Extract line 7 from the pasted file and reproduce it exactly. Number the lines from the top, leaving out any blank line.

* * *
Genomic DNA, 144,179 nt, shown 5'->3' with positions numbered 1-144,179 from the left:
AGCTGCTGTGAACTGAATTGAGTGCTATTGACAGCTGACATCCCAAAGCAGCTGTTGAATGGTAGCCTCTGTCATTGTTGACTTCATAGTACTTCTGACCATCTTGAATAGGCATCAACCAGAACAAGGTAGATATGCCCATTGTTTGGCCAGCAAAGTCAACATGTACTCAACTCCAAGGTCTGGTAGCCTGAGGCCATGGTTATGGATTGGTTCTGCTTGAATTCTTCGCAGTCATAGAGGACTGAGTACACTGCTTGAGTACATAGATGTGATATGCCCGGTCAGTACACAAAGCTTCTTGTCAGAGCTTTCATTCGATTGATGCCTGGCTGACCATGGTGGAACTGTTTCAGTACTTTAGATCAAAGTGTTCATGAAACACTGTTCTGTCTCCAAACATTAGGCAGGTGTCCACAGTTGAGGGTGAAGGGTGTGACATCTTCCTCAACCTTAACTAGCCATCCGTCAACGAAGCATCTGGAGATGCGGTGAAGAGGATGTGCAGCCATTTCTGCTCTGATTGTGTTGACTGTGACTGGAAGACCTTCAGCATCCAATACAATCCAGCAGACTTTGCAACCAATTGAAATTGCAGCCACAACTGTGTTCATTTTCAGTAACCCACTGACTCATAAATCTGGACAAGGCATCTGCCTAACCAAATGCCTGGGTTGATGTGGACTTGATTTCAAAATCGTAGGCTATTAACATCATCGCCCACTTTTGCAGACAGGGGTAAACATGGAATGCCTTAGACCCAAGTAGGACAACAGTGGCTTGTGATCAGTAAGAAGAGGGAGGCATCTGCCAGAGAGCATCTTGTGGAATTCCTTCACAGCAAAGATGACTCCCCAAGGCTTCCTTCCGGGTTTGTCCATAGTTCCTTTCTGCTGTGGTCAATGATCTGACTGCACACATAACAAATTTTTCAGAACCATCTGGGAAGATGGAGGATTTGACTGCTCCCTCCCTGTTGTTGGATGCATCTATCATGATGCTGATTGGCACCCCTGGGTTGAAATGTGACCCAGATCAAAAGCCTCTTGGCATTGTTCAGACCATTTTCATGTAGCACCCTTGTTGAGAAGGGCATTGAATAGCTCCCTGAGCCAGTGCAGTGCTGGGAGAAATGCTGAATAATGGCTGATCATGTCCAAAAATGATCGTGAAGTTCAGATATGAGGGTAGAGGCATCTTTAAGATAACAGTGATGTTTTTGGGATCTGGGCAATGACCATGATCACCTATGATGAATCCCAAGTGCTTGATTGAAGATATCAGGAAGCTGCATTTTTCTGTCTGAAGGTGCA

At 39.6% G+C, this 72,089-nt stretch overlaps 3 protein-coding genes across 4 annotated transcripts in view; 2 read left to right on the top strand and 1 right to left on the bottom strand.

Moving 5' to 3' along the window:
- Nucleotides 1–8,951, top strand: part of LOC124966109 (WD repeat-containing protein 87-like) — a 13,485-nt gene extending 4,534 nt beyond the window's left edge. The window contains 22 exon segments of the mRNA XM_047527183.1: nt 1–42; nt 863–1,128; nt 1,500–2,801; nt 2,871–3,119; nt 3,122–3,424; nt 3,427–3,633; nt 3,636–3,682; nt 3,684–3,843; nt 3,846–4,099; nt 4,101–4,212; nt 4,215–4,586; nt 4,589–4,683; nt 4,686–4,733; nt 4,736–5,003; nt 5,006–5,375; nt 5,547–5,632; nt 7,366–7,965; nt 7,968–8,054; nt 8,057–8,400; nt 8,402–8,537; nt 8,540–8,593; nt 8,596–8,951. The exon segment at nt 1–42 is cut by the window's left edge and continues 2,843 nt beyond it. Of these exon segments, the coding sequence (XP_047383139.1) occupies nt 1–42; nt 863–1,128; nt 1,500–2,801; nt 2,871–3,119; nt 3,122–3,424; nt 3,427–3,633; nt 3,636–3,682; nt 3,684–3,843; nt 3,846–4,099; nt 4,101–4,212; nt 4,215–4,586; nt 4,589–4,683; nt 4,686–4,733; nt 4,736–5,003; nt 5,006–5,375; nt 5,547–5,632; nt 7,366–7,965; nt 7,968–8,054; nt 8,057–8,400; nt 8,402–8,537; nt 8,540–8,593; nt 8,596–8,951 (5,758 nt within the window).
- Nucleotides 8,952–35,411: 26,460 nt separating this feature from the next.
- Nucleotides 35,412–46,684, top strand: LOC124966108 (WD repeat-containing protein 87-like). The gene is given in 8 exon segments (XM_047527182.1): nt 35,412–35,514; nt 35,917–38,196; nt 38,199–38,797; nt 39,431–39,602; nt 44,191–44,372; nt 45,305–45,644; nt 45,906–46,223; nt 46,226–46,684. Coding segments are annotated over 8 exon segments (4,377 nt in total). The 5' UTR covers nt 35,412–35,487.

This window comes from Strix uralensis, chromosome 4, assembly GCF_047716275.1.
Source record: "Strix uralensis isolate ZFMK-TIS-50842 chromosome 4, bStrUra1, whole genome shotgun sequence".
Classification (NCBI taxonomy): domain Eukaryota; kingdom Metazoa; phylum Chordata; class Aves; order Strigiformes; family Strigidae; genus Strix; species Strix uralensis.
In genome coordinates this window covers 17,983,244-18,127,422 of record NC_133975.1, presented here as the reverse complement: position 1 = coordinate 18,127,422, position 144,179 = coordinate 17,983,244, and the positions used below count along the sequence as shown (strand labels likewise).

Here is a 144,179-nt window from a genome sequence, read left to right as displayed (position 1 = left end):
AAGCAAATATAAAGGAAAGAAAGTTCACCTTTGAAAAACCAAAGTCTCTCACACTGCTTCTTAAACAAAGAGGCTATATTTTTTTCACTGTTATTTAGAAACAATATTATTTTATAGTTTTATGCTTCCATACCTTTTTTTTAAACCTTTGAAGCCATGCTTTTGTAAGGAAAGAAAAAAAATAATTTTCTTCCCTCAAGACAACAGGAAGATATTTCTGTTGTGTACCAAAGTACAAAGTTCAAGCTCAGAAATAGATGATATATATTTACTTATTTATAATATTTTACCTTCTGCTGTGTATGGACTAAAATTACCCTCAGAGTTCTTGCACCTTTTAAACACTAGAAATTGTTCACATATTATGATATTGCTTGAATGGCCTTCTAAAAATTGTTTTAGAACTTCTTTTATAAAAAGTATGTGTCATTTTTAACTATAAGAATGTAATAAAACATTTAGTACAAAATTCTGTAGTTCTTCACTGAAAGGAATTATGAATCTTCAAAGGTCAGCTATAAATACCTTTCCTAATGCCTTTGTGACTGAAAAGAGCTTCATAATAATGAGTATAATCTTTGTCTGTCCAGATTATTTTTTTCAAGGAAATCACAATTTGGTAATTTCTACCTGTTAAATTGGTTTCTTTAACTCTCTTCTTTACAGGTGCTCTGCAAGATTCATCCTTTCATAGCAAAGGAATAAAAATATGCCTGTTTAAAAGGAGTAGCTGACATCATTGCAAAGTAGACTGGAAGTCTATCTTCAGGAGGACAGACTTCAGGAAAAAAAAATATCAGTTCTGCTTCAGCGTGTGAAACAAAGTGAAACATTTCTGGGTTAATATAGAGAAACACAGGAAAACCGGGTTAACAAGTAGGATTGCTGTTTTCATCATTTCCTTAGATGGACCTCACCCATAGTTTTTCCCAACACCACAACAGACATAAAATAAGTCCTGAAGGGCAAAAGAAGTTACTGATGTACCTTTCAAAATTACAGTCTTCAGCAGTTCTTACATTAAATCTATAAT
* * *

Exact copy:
- Nucleotides 35,412–46,684, top strand: LOC124966108 (WD repeat-containing protein 87-like). The gene is given in 8 exon segments (XM_047527182.1): nt 35,412–35,514; nt 35,917–38,196; nt 38,199–38,797; nt 39,431–39,602; nt 44,191–44,372; nt 45,305–45,644; nt 45,906–46,223; nt 46,226–46,684. Coding segments are annotated over 8 exon segments (4,377 nt in total). The 5' UTR covers nt 35,412–35,487.